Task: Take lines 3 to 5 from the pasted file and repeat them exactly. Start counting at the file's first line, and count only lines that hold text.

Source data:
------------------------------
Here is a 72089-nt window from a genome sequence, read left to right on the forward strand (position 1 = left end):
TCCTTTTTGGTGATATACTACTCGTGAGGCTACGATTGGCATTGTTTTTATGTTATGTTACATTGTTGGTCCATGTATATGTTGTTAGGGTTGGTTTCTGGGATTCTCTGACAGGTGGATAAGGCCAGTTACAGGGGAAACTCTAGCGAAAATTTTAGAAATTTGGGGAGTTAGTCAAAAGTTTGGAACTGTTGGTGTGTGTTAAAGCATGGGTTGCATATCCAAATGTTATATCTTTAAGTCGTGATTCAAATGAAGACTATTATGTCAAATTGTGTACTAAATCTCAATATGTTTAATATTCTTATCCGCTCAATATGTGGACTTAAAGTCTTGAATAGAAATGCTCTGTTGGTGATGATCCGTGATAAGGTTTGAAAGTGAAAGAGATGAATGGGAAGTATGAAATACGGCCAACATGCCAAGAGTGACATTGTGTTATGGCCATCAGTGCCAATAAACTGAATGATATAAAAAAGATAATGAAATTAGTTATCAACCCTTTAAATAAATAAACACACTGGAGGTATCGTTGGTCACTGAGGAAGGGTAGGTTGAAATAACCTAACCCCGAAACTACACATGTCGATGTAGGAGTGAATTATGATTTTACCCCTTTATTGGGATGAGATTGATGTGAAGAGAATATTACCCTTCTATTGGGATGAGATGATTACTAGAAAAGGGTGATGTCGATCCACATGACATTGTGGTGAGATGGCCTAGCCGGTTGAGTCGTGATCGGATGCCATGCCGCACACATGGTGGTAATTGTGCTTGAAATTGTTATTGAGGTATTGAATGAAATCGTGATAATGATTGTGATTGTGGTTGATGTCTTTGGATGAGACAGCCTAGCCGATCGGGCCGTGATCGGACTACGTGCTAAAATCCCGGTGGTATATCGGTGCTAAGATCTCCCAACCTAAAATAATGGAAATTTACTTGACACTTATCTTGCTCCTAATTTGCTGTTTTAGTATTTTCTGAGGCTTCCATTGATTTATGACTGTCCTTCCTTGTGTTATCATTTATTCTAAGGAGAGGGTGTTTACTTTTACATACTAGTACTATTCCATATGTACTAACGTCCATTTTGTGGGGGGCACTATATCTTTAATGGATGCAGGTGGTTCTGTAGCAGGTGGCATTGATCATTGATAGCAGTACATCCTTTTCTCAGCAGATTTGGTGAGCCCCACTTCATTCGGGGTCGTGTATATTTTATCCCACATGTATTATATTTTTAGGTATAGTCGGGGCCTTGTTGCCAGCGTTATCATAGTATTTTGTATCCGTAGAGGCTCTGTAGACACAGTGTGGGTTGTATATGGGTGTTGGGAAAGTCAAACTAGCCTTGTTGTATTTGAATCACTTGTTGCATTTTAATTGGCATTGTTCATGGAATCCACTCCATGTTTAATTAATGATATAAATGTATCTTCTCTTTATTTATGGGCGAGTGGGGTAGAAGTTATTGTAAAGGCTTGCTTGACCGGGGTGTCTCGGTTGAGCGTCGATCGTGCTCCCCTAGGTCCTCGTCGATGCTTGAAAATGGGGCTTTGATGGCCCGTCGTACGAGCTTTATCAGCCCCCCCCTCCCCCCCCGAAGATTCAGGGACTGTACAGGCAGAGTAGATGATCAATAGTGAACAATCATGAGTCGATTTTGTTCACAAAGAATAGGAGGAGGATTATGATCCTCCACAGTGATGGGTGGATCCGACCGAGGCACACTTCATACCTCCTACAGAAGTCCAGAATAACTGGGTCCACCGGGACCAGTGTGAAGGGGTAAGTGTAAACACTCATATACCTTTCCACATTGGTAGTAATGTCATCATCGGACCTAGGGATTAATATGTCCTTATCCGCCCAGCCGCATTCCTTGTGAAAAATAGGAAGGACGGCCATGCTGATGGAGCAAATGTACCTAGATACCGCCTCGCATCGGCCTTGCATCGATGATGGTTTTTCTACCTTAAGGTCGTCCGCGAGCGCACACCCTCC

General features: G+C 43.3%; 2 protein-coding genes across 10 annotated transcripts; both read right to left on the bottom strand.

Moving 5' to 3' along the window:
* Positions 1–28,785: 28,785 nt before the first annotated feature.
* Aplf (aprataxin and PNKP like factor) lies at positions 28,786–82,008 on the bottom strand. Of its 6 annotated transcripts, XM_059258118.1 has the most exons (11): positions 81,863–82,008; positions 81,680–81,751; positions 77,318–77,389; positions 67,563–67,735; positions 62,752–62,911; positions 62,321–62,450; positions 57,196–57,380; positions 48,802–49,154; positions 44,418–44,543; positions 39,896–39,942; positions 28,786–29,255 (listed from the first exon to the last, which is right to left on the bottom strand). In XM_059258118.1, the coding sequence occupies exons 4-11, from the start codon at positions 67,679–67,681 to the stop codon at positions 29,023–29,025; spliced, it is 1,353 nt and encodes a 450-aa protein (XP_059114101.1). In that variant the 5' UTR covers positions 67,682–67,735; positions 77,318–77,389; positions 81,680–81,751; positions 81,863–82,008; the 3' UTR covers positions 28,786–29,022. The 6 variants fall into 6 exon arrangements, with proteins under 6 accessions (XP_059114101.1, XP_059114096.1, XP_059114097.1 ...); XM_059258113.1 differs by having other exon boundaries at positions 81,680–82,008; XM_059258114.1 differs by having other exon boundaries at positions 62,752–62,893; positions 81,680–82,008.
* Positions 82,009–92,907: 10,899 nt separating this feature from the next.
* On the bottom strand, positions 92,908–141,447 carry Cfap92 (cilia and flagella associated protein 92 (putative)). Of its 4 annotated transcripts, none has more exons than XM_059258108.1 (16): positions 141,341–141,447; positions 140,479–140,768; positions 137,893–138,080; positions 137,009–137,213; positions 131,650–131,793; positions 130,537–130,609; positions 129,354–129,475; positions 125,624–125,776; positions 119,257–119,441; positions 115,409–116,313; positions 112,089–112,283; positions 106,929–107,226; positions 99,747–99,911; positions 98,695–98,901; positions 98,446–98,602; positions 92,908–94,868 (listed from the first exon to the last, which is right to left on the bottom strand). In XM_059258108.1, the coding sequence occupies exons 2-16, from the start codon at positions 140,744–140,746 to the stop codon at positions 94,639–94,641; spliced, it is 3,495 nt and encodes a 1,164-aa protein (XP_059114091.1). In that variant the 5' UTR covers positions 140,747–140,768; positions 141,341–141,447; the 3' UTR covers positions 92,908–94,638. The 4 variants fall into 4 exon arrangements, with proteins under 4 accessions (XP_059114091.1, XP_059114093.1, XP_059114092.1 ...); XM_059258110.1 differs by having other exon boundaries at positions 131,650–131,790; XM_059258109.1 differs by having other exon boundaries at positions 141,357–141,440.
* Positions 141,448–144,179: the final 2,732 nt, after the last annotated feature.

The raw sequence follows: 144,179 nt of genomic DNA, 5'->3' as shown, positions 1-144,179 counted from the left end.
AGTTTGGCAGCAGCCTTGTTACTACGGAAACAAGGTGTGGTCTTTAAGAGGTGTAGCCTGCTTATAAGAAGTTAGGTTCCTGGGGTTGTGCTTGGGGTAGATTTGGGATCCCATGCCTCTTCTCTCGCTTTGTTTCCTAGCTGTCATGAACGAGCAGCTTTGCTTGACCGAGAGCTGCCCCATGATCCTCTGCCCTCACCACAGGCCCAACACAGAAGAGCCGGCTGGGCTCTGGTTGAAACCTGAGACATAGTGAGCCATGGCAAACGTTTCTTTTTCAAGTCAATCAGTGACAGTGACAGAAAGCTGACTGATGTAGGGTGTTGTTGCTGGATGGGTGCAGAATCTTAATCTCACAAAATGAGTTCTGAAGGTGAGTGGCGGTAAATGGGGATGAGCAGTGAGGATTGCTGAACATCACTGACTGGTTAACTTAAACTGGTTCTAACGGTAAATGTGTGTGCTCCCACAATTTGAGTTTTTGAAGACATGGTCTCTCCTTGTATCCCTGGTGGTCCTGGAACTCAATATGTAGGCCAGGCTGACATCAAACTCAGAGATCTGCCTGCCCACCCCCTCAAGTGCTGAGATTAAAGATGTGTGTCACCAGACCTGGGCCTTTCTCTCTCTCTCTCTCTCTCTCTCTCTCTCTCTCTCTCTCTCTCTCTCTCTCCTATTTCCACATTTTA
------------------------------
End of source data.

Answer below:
General features: G+C 43.3%; 2 protein-coding genes across 10 annotated transcripts; both read right to left on the bottom strand.

Moving 5' to 3' along the window:
* Positions 1–28,785: 28,785 nt before the first annotated feature.